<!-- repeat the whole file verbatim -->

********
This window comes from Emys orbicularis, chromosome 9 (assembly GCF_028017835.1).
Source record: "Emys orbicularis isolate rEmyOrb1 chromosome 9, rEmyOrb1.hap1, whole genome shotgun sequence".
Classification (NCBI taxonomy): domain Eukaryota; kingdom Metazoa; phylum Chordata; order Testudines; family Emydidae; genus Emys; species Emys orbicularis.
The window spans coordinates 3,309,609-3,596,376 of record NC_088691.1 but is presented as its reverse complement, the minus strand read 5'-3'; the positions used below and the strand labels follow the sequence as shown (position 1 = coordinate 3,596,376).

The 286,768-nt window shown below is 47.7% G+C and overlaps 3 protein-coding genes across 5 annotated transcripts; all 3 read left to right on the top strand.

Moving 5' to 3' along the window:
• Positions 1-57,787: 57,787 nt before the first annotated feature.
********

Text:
This window comes from Emys orbicularis, chromosome 9 (assembly GCF_028017835.1).
Source record: "Emys orbicularis isolate rEmyOrb1 chromosome 9, rEmyOrb1.hap1, whole genome shotgun sequence".
Classification (NCBI taxonomy): domain Eukaryota; kingdom Metazoa; phylum Chordata; order Testudines; family Emydidae; genus Emys; species Emys orbicularis.
The window spans coordinates 3,309,609-3,596,376 of record NC_088691.1 but is presented as its reverse complement, the minus strand read 5'-3'; the positions used below and the strand labels follow the sequence as shown (position 1 = coordinate 3,596,376).

The 286,768-nt window shown below is 47.7% G+C and overlaps 3 protein-coding genes across 5 annotated transcripts; all 3 read left to right on the top strand.

Moving 5' to 3' along the window:
• Positions 1-57,787: 57,787 nt before the first annotated feature.